When you have credit cards and you do not pay off the amount due at the end of each billing cycle, you will carry a balance on your account. Does carrying a balance hurt your credit score? Credit cards are a modern convenience, that when used responsibly, can make financial transactions easier for consumers. You can use them when a financial emergency comes up as a short term loan, without having to spend the time making application for a loan with a lender.
They can be used to build your credit history especially if you’ve never taken a loan before. However, if you have a credit card with a high balance, or you have multiple cards with balances, you will find that this has a negative impact on your credit score.
Anytime you make application for a credit card and are approved, the lender will set a limit on the maximum that you can charge on the card. As you make purchases the balance on the card increases. If you do not pay the full amount at the end of each billing cycle, the company will charge you interest on the unpaid balance. If your payment is late or you go over your card limit the lender will charge you a fee for each of these actions. There may also be annual fees for use of the card or account maintenance charges.
The balance on your credit card(s) directly affects your credit score. Fair Isaac the company who is credited with invention of the credit report scoring system, FICO, states that the balance on each credit card you have, loan installment account, mortgage payments, and car loans are all used in arriving at your credit score. These accounts make up 30 percent of your FICO score. The higher the balance you have on these accounts the lower your FICO score will be.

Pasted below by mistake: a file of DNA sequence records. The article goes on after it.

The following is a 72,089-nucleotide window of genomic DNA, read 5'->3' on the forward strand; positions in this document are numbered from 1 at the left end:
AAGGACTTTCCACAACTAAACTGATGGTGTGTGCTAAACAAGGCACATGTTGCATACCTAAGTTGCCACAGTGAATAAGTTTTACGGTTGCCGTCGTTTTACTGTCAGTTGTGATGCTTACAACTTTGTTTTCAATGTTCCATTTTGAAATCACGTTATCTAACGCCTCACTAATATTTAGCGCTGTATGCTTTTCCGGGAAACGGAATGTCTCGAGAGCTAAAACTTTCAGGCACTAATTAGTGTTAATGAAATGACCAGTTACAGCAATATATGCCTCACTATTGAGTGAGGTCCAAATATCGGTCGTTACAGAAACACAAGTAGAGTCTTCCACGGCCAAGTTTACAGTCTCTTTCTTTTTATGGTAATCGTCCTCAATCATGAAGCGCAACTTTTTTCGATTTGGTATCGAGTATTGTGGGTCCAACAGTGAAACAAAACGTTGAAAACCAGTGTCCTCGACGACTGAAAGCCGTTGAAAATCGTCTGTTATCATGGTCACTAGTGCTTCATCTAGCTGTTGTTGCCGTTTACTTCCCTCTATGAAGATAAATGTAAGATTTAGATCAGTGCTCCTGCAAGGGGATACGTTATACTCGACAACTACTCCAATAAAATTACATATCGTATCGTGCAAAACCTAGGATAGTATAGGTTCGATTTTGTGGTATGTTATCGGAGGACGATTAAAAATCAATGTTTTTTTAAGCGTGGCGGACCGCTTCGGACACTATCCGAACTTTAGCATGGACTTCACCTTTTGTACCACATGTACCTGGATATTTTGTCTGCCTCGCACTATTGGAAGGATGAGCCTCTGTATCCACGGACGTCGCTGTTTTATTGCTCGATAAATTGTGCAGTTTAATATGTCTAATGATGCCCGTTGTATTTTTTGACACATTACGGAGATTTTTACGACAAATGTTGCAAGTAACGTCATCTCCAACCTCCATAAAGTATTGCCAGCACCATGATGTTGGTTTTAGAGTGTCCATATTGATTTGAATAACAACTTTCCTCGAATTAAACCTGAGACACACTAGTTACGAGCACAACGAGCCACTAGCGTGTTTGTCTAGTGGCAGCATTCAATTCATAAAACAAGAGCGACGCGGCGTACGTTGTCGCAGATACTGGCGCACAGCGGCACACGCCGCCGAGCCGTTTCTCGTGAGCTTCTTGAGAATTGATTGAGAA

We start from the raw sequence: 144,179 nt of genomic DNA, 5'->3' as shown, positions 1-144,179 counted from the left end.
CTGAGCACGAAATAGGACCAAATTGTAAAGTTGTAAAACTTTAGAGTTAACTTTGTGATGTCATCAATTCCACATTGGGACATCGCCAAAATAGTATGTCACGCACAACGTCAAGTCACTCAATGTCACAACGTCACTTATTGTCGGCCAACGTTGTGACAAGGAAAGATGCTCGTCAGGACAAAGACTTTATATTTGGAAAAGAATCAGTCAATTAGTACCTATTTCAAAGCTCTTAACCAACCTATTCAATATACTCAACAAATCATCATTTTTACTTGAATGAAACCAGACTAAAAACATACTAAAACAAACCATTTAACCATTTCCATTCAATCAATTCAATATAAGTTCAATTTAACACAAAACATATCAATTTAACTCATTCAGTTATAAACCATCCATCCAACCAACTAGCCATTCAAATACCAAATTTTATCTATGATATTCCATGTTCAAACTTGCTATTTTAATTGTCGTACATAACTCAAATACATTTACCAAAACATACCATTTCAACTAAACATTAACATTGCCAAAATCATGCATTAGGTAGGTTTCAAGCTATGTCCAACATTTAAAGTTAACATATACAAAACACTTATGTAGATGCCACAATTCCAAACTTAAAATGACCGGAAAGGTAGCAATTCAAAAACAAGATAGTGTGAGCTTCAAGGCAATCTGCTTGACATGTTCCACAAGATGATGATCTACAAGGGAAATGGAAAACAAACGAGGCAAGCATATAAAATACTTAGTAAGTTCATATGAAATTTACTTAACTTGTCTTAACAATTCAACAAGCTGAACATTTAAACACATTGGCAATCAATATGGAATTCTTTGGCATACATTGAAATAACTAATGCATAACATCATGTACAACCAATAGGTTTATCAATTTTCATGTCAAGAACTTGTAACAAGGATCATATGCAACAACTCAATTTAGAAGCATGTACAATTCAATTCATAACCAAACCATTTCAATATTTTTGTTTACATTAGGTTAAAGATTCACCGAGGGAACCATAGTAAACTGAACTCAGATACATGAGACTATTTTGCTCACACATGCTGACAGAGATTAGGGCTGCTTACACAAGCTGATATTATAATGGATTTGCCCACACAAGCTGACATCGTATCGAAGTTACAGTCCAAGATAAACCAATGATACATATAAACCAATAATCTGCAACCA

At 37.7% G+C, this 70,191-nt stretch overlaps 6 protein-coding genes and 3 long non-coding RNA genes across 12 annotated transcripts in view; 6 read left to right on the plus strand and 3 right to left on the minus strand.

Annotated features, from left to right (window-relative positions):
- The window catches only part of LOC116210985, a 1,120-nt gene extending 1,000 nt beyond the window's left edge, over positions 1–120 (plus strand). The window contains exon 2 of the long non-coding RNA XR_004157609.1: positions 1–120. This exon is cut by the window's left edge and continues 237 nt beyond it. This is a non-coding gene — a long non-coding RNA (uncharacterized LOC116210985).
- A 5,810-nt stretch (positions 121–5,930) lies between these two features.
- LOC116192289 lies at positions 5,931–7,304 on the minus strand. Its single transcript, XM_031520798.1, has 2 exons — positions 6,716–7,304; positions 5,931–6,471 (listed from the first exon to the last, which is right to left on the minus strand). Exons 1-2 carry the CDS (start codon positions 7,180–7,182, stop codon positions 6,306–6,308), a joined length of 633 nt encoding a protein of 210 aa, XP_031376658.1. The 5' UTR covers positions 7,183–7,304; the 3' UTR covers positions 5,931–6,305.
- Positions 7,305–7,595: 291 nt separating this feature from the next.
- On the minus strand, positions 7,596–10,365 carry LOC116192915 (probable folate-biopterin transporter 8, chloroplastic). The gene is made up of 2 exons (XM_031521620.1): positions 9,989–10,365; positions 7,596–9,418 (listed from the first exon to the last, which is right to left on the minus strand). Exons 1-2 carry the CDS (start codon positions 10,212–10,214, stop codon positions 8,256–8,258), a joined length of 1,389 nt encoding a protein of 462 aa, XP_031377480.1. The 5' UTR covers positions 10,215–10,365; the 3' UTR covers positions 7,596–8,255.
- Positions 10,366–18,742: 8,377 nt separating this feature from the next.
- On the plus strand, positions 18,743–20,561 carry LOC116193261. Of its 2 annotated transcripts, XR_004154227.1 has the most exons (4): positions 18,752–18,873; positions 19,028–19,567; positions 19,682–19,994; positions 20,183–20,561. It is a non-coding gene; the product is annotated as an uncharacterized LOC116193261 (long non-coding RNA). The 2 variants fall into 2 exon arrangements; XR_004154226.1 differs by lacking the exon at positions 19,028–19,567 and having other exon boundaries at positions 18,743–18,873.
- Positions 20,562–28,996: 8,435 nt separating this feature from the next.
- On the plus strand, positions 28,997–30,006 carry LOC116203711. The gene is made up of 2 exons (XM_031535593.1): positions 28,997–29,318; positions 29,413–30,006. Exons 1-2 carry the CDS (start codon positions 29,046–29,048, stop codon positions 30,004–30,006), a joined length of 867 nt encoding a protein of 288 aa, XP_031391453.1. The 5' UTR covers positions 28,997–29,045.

If you have reached the limit that the lender set for your card, your credit score will be at its lowest. Even if you are not at the lowest on your score because you are at the limit on your card, if you carry a large balance you will still have a negative impact on your credit score. CNN Money interviewed Rex Johnson, credit expert, and he stated that you lose one point on your FICO score for every percent of credit limit you exceed.
If you have no balance or a much smaller balance than your available credit limit, you can improve your credit score. CNN Money reports that your balance should not exceed 30% of your available credit. The thirty percent figure would include all applicable fees associated with use of the card. If your balance is higher than 30% you need to pay down the balance to increase your score. If you pay on time each month these payments will help improve your score as well.